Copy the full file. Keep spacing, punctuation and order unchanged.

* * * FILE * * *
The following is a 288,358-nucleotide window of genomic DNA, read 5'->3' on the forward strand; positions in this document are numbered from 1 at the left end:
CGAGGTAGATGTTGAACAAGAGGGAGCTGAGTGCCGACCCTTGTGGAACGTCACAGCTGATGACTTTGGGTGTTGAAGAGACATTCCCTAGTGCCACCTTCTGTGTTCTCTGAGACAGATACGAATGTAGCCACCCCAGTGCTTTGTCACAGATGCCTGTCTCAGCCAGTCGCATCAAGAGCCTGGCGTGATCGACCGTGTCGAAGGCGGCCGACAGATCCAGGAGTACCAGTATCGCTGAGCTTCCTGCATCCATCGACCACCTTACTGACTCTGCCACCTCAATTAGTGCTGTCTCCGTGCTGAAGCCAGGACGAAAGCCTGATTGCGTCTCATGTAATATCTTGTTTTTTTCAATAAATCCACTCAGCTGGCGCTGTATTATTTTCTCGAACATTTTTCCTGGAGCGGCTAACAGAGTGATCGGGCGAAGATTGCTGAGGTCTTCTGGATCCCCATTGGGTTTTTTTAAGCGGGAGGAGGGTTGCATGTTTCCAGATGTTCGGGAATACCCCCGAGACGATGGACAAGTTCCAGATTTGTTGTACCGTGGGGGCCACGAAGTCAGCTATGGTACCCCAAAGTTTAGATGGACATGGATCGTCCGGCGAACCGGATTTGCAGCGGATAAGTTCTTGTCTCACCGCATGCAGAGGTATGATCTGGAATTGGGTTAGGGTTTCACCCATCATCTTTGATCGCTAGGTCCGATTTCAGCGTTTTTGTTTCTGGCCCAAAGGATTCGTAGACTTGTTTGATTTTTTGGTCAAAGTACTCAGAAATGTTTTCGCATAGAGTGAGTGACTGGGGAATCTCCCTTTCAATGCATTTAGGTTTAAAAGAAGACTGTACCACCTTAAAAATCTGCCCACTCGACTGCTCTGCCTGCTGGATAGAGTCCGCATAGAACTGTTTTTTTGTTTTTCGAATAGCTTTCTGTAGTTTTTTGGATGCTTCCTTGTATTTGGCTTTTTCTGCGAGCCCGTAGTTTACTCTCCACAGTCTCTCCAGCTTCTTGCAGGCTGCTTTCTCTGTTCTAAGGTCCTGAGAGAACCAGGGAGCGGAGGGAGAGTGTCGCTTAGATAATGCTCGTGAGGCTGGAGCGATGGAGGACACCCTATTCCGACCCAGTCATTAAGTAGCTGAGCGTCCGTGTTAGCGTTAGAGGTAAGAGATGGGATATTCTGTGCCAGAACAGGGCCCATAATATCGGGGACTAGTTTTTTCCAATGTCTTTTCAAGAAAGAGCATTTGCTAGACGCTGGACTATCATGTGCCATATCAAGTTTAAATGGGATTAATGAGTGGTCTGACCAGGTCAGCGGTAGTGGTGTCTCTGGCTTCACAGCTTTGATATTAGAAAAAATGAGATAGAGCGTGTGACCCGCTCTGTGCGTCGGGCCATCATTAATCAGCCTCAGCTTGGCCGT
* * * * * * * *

The following is a 288,358-nucleotide window of genomic DNA, read 5'->3' on the forward strand; positions in this document are numbered from 1 at the left end:
CGAGGTAGATGTTGAACAAGAGGGAGCTGAGTGCCGACCCTTGTGGAACGTCACAGCTGATGACTTTGGGTGTTGAAGAGACATTCCCTAGTGCCACCTTCTGTGTTCTCTGAGACAGATACGAATGTAGCCACCCCAGTGCTTTGTCACAGATGCCTGTCTCAGCCAGTCGCATCAAGAGCCTGGCGTGATCGACCGTGTCGAAGGCGGCCGACAGATCCAGGAGTACCAGTATCGCTGAGCTTCCTGCATCCATCGACCACCTTACTGACTCTGCCACCTCAATTAGTGCTGTCTCCGTGCTGAAGCCAGGACGAAAGCCTGATTGCGTCTCATGTAATATCTTGTTTTTTTCAATAAATCCACTCAGCTGGCGCTGTATTATTTTCTCGAACATTTTTCCTGGAGCGGCTAACAGAGTGATCGGGCGAAGATTGCTGAGGTCTTCTGGATCCCCATTGGGTTTTTTTAAGCGGGAGGAGGGTTGCATGTTTCCAGATGTTCGGGAATACCCCCGAGACGATGGACAAGTTCCAGATTTGTTGTACCGTGGGGGCCACGAAGTCAGCTATGGTACCCCAAAGTTTAGATGGACATGGATCGTCCGGCGAACCGGATTTGCAGCGGATAAGTTCTTGTCTCACCGCATGCAGAGGTATGATCTGGAATTGGGTTAGGGTTTCACCCATCATCTTTGATCGCTAGGTCCGATTTCAGCGTTTTTGTTTCTGGCCCAAAGGATTCGTAGACTTGTTTGATTTTTTGGTCAAAGTACTCAGAAATGTTTTCGCATAGAGTGAGTGACTGGGGAATCTCCCTTTCAATGCATTTAGGTTTAAAAGAAGACTGTACCACCTTAAAAATCTGCCCACTCGACTGCTCTGCCTGCTGGATAGAGTCCGCATAGAACTGTTTTTTTGTTTTTCGAATAGCTTTCTGTAGTTTTTTGGATGCTTCCTTGTATTTGGCTTTTTCTGCGAGCCCGTAGTTTACTCTCCACAGTCTCTCCAGCTTCTTGCAGGCTGCTTTCTCTGTTCTAAGGTCCTGAGAGAACCAGGGAGCGGAGGGAGAGTGTCGCTTAGATAATGCTCGTGAGGCTGGAGCGATGGAGGACACCCTATTCCGACCCAGTCATTAAGTAGCTGAGCGTCCGTGTTAGCGTTAGAGGTAAGAGATGGGATATTCTGTGCCAGAACAGGGCCCATAATATCGGGGACTAGTTTTTTCCAATGTCTTTTCAAGAAAGAGCATTTGCTAGACGCTGGACTATCATGTGCCATATCAAGTTTAAATGGGATTAATGAGTGGTCTGACCAGGTCAGCGGTAGTGGTGTCTCTGGCTTCACAGCTTTGATATTAGAAAAAATGAGATAGAGCGTGTGACCCGCTCTGTGCGTCGGGCCATCATTAATCAGCCTCAGCTTGGCCGT